‘Breathe. No need to try to pack too much in.” ~ Donnelle McGhee, Poet/Novelist and Publisher of Thera Books 

Try Something New: There’s a huge variety of events at AWP. Make sure to go to at least one event that’s not in your genre. Explore a topic that you’ve never thought about before, perhaps something that you normally would not consider. This could change not just your perspective, but also give you inspiration for new writing.   

“Get out of your own skin and see a presentation that ‘seems’ to appeal to a ‘not me’ perspective (another genre, another ethnic group focus). Find your way to learning about the diversity of human and non-human experience through creative writing.” 

~ Melissa (Misha) Cahnmann-Taylor, Poet & Professor of Language and Literacy Education at the University of Georgia  

“Be open to other genres - go to sessions that sound interesting even if they are not in your ‘area’ and you'll be surprised how much your creativity can be sparked.” ~Andy Pederson, Associate Professor of English, Concordia University Chicago; Playwright

Save Time for the Bookfair! The bookfair will blow your mind. To see a room where all you can see are literary magazines and books is every writer’s dream. Creative nonfiction writer Sarah Einstein describes it as a literary citizenship incarnate. When asked what not to miss, ~ writer Sandra Gail Lambert said, “The spectacular carnival midway that is the floor of the bookfair.”

Like the event schedule, having a game plan for the book fair is also a good idea. Make a list of presses that you love or want to know more about, and make visiting them a priority. If you’re considering getting an MFA, make a list of the schools that you want to visit. Look at the book fair map and make a plan of the ways to visit your priorities, and make sure to stop at other booths along the way. I recommend visiting before Saturday as Saturday morning is the busiest time (bring a cattle prod) and by Saturday afternoon some of the vendors have left.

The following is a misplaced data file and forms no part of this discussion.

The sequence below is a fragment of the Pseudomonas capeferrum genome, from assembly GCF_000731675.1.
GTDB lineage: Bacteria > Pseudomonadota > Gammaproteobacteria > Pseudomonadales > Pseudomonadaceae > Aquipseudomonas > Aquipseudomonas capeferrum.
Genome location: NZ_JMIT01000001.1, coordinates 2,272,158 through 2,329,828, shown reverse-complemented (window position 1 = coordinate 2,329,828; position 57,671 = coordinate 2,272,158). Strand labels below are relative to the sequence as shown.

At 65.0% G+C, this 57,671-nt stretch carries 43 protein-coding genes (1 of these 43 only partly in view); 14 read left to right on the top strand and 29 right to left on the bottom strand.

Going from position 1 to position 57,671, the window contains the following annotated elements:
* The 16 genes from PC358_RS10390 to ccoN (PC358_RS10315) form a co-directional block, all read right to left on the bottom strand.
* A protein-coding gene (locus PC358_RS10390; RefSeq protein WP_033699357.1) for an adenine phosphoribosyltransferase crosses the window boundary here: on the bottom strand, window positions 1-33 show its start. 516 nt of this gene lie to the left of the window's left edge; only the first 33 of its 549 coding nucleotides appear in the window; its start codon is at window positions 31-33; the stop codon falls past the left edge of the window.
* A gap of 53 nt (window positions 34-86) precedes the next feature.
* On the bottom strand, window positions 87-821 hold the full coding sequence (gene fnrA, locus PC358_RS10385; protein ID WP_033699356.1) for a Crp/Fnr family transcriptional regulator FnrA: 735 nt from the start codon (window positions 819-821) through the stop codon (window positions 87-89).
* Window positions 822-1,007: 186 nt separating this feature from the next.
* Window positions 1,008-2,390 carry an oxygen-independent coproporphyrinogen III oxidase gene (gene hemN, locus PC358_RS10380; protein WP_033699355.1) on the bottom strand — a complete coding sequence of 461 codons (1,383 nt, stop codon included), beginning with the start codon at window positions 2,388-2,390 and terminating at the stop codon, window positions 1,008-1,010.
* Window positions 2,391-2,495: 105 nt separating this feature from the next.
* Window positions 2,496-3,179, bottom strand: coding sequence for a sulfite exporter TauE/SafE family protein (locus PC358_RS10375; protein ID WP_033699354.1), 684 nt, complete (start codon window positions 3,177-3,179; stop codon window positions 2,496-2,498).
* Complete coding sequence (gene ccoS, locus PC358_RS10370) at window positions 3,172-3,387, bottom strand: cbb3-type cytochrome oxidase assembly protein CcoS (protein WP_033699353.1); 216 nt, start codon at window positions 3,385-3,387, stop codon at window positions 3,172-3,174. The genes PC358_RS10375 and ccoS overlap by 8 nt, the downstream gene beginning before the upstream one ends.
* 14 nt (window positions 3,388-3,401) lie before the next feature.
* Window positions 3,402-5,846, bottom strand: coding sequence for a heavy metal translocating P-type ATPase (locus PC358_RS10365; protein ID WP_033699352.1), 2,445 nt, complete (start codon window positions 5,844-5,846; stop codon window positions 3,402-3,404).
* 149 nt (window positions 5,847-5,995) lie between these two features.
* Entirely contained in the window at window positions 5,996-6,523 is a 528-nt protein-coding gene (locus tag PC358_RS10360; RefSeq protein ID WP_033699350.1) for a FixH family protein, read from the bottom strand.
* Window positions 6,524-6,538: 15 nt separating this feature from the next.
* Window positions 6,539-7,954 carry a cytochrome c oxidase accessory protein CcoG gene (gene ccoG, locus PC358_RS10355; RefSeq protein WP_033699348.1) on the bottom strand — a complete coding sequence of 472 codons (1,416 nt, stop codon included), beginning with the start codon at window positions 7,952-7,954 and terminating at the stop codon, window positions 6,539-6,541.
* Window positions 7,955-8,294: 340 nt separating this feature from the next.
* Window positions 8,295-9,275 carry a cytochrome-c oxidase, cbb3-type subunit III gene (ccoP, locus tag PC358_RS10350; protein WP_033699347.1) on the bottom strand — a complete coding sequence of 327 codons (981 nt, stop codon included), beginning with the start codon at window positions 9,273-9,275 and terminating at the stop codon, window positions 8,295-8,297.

“My first year at AWP I made a list of the journals that had accepted my work and made sure to go to their booths and thank them. I thought this was a much better plan than the one of approaching the journals that always rejected me and begging the staff to tell me why, why, why they hated my writing.” 

~ Sandra Gail Lambert, Writer

    “I attended my first conference as a way to meet representatives from specific MFA programs. It was a bit overwhelming, but an excellent alternative to visiting faraway campuses. (If you’re interested in getting an MFA, this is absolutely the best conference for you.)” 

~ Carla Norton, Author of Crime Fiction and True Crime

“I spend a great deal of time at the book fair meeting new people and seeing old friends.” ~Helene Cardona, Poet & Translator

“If it's your first year, and you feel like the odd man out, don't worry. In three years, you won't be able to walk through the bookfair without at least five hugs.” 

~ Sarah Einstein, Creative Nonfiction Writer

Most Importantly: Have Fun!